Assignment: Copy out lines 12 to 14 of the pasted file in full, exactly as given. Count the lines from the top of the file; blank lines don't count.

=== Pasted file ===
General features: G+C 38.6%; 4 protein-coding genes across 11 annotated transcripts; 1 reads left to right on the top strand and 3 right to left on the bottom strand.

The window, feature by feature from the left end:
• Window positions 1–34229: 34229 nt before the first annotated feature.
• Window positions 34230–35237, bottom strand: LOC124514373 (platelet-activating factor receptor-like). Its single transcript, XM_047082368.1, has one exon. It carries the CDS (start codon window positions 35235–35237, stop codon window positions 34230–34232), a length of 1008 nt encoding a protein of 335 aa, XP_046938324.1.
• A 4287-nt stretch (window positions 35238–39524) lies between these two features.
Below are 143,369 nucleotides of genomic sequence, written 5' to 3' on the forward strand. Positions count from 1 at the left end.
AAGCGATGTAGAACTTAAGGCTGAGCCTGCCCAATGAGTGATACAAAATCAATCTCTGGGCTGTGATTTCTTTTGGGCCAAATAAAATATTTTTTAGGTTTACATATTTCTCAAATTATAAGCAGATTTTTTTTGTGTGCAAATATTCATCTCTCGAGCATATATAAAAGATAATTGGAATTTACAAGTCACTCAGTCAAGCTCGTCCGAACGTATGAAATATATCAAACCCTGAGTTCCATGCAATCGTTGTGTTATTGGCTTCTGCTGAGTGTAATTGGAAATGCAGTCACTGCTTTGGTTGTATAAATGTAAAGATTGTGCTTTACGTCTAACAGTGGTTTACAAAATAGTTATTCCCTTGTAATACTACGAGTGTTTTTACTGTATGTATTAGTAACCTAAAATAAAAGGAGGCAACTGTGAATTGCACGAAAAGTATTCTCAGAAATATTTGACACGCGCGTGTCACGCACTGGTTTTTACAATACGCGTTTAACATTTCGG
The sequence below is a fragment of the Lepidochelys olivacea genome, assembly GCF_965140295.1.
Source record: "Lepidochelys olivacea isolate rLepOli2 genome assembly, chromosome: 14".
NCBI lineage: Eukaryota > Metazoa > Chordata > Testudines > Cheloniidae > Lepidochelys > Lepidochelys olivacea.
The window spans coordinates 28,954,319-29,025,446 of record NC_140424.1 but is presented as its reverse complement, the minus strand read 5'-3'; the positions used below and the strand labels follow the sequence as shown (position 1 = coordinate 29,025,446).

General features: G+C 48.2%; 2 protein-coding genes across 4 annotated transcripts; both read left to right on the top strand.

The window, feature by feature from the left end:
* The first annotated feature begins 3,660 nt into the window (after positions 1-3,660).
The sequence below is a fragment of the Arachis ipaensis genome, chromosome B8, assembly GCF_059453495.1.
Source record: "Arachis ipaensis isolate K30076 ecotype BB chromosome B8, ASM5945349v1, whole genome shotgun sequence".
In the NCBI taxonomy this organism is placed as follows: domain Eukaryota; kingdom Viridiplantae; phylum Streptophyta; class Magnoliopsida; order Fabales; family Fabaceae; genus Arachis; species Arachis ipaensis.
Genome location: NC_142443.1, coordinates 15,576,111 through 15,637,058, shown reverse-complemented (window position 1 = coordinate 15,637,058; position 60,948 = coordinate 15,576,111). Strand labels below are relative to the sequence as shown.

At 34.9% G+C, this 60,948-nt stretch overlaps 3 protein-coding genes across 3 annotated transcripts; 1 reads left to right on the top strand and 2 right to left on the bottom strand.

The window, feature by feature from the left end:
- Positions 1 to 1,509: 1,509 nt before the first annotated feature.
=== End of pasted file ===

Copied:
General features: G+C 48.2%; 2 protein-coding genes across 4 annotated transcripts; both read left to right on the top strand.

The window, feature by feature from the left end:
* The first annotated feature begins 3,660 nt into the window (after positions 1-3,660).